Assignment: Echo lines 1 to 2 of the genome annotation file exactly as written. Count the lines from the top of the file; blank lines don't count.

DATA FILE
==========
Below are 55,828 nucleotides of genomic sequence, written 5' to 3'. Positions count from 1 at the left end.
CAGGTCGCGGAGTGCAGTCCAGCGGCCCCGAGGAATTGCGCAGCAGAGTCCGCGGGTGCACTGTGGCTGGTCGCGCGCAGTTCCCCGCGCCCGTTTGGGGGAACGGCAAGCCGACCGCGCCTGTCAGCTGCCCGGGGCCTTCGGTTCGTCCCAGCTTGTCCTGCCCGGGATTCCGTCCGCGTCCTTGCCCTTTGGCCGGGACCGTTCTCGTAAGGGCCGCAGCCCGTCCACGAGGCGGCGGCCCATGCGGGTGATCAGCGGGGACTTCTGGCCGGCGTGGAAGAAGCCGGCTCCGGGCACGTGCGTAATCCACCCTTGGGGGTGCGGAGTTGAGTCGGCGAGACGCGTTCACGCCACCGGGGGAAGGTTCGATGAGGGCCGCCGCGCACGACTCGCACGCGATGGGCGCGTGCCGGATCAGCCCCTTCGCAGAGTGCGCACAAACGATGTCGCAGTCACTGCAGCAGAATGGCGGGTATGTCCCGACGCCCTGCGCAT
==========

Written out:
Below are 55,828 nucleotides of genomic sequence, written 5' to 3'. Positions count from 1 at the left end.
CAGGTCGCGGAGTGCAGTCCAGCGGCCCCGAGGAATTGCGCAGCAGAGTCCGCGGGTGCACTGTGGCTGGTCGCGCGCAGTTCCCCGCGCCCGTTTGGGGGAACGGCAAGCCGACCGCGCCTGTCAGCTGCCCGGGGCCTTCGGTTCGTCCCAGCTTGTCCTGCCCGGGATTCCGTCCGCGTCCTTGCCCTTTGGCCGGGACCGTTCTCGTAAGGGCCGCAGCCCGTCCACGAGGCGGCGGCCCATGCGGGTGATCAGCGGGGACTTCTGGCCGGCGTGGAAGAAGCCGGCTCCGGGCACGTGCGTAATCCACCCTTGGGGGTGCGGAGTTGAGTCGGCGAGACGCGTTCACGCCACCGGGGGAAGGTTCGATGAGGGCCGCCGCGCACGACTCGCACGCGATGGGCGCGTGCCGGATCAGCCCCTTCGCAGAGTGCGCACAAACGATGTCGCAGTCACTGCAGCAGAATGGCGGGTATGTCCCGACGCCCTGCGCAT